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Rep. Mo Brooks. Credit: Tom Williams/CQ-Roll Call, Inc via Getty Images

Several Trump allies, led by Rep. Mo Brooks (R-Ala.), plan to challenge the election results on Jan. 6, when Congress convenes to officially tally the votes from the Electoral College and certify Joe Biden as the president-elect.

Why it matters: Trump has refused to concede the election and has repeated false allegations of mass voter fraud while losing dozens of court cases. The challenges Brooks plans to bring up in Congress are extremely unlikely to change the outcome, but they will be another high profile effort on the part of some Republicans to invalidate millions of votes to overturn the election.

What they're saying: “We have a superior role under the Constitution than the Supreme Court does, than any federal court judge does, than any state court judge does,” Brooks told the New York Times. “What we say, goes. That’s the final verdict.”

How it works: Brooks told the Times he plans on challenging the electors in Arizona, Pennsylvania, Nevada, Georgia and Wisconsin.

  • In order for an objection to get a debate, he will need at least one senator to join him. It's not clear so far that any senators will object.
  • If an objection is filed, each Chamber would have to debate for two hours. For electors to be tossed, the Democratic-controlled House and the Republican-controlled Senate would have to agree.
  • Several Senate Republicans, like Mitt Romney and Susan Collins, have said they will not vote to overturn the results of the election.

Worth noting: House Democrats challenged Republican victories in the Electoral College in 2001, 2005 and 2017. But those voters were essentially in protest, with their party's nominee already conceding the election.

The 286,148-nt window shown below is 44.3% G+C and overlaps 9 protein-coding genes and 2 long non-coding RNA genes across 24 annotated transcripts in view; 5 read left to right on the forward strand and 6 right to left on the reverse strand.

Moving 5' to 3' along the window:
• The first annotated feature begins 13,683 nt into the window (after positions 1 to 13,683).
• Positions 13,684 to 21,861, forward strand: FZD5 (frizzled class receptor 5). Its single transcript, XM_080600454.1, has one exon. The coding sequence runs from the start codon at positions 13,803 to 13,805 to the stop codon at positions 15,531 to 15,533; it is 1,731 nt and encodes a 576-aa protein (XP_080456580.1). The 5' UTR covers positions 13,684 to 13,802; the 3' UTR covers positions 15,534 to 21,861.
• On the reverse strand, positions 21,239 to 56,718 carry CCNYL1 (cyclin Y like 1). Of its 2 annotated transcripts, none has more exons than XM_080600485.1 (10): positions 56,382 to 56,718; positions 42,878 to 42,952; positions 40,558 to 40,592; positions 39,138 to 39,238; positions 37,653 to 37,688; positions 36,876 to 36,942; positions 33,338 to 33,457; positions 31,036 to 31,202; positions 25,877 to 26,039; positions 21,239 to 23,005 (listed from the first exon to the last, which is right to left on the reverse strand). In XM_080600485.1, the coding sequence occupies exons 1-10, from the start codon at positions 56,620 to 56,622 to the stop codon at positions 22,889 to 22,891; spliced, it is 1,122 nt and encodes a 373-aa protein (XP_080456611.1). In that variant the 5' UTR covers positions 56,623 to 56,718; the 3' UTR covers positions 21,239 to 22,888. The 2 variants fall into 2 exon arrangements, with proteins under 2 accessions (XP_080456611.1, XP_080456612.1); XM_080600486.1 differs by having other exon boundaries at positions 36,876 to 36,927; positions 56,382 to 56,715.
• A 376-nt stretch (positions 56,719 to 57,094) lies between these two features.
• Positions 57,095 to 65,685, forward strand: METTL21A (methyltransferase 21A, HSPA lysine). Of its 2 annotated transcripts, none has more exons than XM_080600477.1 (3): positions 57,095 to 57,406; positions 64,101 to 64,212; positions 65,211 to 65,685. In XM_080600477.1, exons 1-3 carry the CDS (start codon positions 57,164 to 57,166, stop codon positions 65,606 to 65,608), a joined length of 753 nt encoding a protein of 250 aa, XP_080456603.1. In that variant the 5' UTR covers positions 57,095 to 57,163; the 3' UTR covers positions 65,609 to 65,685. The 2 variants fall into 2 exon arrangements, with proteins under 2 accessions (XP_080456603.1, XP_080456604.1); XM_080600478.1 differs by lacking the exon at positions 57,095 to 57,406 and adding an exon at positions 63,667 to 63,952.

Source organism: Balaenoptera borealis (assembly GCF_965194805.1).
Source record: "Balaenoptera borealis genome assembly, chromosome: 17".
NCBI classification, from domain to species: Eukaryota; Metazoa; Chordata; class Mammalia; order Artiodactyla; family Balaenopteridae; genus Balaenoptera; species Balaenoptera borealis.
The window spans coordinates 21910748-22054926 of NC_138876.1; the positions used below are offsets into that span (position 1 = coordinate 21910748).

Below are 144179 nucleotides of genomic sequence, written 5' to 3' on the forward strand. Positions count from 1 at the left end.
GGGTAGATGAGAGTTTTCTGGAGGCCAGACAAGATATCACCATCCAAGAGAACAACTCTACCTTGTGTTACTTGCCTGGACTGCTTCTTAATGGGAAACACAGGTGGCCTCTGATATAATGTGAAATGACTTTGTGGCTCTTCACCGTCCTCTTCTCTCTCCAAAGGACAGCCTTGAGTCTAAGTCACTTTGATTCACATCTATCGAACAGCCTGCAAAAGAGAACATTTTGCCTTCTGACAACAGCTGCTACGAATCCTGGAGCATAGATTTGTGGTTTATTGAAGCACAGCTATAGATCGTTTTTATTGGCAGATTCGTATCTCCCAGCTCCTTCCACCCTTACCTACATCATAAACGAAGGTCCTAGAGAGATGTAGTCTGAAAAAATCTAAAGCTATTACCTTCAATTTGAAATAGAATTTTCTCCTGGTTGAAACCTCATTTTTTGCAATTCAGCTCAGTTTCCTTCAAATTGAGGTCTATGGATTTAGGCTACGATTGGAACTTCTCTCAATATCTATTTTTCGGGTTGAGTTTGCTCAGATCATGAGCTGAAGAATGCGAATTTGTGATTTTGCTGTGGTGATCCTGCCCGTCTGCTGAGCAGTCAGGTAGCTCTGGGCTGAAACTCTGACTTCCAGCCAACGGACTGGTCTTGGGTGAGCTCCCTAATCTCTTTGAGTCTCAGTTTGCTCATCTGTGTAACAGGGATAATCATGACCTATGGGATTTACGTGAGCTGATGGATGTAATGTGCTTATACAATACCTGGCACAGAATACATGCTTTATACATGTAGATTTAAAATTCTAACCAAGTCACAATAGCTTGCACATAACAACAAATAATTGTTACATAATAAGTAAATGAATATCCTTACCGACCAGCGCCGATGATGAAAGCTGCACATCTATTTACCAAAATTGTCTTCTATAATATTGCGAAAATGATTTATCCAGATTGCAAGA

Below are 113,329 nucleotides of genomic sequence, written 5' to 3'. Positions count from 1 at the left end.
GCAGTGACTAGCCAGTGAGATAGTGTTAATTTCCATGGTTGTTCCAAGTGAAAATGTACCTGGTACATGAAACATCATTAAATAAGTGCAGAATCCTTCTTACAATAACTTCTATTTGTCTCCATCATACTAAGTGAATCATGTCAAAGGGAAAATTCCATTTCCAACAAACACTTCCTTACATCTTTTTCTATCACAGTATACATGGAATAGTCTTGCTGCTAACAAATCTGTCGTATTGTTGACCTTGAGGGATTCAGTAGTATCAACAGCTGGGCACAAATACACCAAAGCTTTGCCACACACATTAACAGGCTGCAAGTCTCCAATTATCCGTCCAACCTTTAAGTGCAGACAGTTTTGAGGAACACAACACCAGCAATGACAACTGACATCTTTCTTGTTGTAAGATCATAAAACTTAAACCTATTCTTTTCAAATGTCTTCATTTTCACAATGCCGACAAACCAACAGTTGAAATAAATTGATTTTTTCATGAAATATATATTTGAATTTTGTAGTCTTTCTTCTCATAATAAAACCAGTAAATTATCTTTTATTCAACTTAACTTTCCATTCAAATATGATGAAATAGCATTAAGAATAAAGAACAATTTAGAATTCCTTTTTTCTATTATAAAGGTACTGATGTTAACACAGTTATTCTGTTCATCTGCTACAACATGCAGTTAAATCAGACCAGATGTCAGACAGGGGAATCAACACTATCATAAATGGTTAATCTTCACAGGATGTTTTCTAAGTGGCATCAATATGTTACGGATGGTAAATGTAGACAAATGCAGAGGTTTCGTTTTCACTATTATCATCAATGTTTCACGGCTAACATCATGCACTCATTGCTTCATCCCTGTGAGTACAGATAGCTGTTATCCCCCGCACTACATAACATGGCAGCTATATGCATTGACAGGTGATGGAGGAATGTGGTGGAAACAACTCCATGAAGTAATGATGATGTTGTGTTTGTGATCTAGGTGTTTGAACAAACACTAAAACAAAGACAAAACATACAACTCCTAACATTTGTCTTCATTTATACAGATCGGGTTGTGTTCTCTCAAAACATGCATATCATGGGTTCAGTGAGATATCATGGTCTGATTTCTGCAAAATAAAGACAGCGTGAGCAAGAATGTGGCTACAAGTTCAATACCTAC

Awkward: All eyes will be on Vice President Mike Pence, who will be in charge of counting the Electoral College votes and overseeing any objections.

The bottom line: Any objection to the Electoral College count may delay things, but it won't change the winner of the election.

Go deeper: The top Republicans who have acknowledged Biden as president-elect

Go deeper

The Mischief Makers

Illustration: Sarah Grillo/Axios

Several Republican and Democratic lawmakers are emerging as troublemakers within their parties and political thorns for their leadership.

Why it matters: We're calling this group "The Mischief Makers" — members who threaten to upend party unity — the theme eclipsing Washington at the moment — and potentially jeopardize the Democrats' or Republicans' position heading into the 2022 midterms.

The front-runners for Biden's Supreme Court pick

Judge Kentaji Brown Jackson (left) and Justice Leondra Kruger (right) Tom Williams-Pool/Getty Images and Lonnie Tague, US Department of Justice

Two highly accomplished Black female judges — Ketanji Brown Jackson, a judge on the D.C. Circuit Court of Appeals; and Leondra Kruger, a justice on the California Supreme Court — are seen as the early front-runners to replace retiring Supreme Court Justice Stephen Breyer.

The big picture: Jackson is a powerful federal judge with a record that progressives feel they can trust. Kruger was a highly regarded litigator and has carved out a reputation for working well with conservative judges.

Fed: Rate hikes are near

The Federal Reserve's headquarters building. Photo: Anna Moneymaker/Getty Images

The Federal Reserve is on track to raise its main target interest rate in mid-March, as Chair Jerome Powell pledged to be "humble and nimble" in adapting policy to a fast-changing economy.

Why it matters: Fed leaders are looking to choke off inflation by raising interest rates in the near future, but keeping its options open for how fast and far the effort will go.

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